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Jul 08th
Life Under Lockdown PDF Print E-mail
Written by Stuart Sheldon, BT Contributor   
June 2020

Lessons, rivalries, and memories

MPix_FamilyMatters_6-20y nuclear family has been lucky thus far. We four are locked down together. And while I could pile onto the hilarious memes about the agonies of homeschooling and the close proximity of rambunctious tween boys who cannot, for the life of them, pick up their socks, that very proximity has shown each of us things we would not otherwise have seen. COVID has made small victories more grandiose. And there have been many small victories.

Now let’s be clear, ours is not a harmonious family. My sons’ fierce sibling rivalry is constant and cruel. Though not typically physical, it displays a no-holds-barred psychological warfare, and the ongoing collateral damage is our parental sanity. The pain we experience is doubled by the fact that if they just barely got along, most of the time we’d be living a dream; such is the level of our good fortune.

Three months into fairly strict isolation, my kids’ relationship has improved. Admittedly, the bar was low to begin, and a new X-box has provided something they do enjoy together. But we’ll take whatever we can get. “We’re laughing, playing, not fighting at all,” my ten-year-old told me. “And we’re smiling, talking.” That’s not entirely accurate, but far closer to the mark than we had pre-COVID. This is a major, heartwarming win for us all, a pivot point that, I imagine, they’ll discuss as grown men looking back on the great plague of 2020.

Like kids in any self-respecting family, our sons have chores. That’s not to say they do their chores with a smile and a song. Bickering about whose turn it is to clear the table and who will wash the inside versus outside of the car has always been standard operating procedure. For my wife and me, this daily blather has been death by a thousand cuts. But early on in the lockdown, we sat down as a family and made it clear to the boys that times were different now. That this was bigger than us. That because the whole world was suffering and had to change its attitude, so did we. Life was now about we, and not me.

Amazingly, they got it from day one. And now the dishes get washed, laundry gets folded, and beds get made with little pushback. It was as if we fast-forwarded the maturation of their self-reliance overnight.

In mid-May, Twitter CEO Jack Dorsey announced that Twitter employees can work from home forever. That simple statement encapsulates one of the seismic course corrections that humanity can expect to see going forward. Working remotely is not only doable, it’s often far more efficient and effective for both workers and companies.

For many, this means no more rotting in Biscayne Boulevard traffic during your commute. And for companies, it means less brick-and-mortar overhead. As a family, we just witnessed the next domino in the Internet’s unstoppable alteration of human productivity and action. What a monumental moment -- a massive pivot in human behavior akin to the invention of the internal combustion engine or Alexander Graham Bell’s first phone call.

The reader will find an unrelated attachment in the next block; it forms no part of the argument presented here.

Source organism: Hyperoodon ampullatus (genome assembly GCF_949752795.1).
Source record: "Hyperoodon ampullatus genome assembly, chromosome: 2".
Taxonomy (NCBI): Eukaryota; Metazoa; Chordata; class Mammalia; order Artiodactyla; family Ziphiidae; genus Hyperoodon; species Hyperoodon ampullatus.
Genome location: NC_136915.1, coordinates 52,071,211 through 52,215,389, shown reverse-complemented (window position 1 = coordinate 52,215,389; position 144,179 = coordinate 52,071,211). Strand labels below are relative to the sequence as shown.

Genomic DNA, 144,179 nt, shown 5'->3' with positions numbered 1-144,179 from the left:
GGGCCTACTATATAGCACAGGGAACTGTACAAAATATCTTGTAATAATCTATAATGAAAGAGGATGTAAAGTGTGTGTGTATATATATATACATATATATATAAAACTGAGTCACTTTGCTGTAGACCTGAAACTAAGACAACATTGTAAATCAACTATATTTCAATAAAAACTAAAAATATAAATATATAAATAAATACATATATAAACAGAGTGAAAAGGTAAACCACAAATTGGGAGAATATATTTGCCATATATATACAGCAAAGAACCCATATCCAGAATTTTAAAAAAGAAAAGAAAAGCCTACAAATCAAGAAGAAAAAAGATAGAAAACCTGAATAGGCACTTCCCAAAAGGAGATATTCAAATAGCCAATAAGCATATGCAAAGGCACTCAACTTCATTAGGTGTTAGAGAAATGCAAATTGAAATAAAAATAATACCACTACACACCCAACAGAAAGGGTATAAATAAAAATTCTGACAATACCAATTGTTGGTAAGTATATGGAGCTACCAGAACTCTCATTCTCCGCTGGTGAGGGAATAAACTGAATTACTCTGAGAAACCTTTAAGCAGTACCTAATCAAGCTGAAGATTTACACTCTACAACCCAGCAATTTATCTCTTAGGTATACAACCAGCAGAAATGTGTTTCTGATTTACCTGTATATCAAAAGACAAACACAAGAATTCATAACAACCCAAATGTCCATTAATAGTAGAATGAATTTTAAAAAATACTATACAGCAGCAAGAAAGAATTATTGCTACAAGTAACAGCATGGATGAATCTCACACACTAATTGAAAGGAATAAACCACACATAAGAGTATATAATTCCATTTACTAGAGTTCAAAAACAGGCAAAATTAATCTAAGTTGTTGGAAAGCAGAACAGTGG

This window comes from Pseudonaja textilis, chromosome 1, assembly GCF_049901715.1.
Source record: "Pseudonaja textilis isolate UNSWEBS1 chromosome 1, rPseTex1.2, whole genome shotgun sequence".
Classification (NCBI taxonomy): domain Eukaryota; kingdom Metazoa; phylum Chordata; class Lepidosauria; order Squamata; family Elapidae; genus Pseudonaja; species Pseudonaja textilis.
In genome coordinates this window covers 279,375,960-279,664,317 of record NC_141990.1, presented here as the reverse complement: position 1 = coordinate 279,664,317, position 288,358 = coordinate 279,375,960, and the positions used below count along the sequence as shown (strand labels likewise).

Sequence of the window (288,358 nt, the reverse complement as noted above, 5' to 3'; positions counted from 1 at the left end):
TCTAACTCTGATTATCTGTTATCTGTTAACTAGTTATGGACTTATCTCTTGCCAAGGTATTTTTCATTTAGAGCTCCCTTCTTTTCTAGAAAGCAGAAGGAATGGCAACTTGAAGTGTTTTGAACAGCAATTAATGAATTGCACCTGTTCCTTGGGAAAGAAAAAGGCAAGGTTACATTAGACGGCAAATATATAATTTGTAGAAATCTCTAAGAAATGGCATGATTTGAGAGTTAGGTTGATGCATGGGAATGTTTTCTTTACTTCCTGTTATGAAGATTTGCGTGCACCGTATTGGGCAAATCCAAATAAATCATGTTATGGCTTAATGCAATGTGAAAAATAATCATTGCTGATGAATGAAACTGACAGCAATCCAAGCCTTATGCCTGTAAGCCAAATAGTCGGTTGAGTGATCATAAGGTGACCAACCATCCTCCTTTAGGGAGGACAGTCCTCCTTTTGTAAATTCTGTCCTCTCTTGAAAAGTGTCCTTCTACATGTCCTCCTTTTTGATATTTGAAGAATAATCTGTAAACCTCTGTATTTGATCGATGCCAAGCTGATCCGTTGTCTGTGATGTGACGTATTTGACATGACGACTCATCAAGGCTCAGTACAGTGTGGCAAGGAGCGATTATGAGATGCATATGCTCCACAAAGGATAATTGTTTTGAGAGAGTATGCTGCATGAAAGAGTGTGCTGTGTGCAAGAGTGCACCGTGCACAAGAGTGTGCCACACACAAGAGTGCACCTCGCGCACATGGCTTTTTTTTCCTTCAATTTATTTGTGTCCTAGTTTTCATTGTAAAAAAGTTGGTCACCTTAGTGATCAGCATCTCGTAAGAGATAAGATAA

Another radical left turn in our collective reality is that school now equals homeschool for just about everyone. California just announced that the entire 23-school California State University system will keep campuses closed in the fall. And I imagine many of our schools will do likewise.

I give my wife and me a solid B- as homeschool managers. Glennon Doyle, author of the current bestseller Untamed, speaks of radical self-acceptance in these unique times. In other words, if it causes no measurable harm, it’s pretty much acceptable to do in this dystopian madness. It’s okay to sleep in the middle of the day. It’s okay not to be the Tiger Mom right now.

Doyle riffs on how letting kids watch TV all day is perfectly fine homeschooling. Put the subtitles on, and that’s their reading assignment. Periodically ask how much time is left in the show they’re watching, and that’s math. It hasn’t yet come to this in our house, but instead of just grades, what we find important is that our kids be focused and engaged on their Zoom lessons, and that they do their work with a positive attitude.

This epic moment is not about learning the capitals of South America; it’s about reaching out to the people you love in South America. It’s about calling those people regularly, for no reason than to say “I love you,” to shoot the breeze and affirm that we’re all still here, and that when the world reopens, our reunions will be glorious beyond measure. It’s far more about growing our own and our kids’ hearts than their minds.

 

Stuart Sheldon is an award-winning artist, author, and Miami native. Follow him on Facebook, Instagram @stuart_sheldon and his blog, FancyNasty.us.

 

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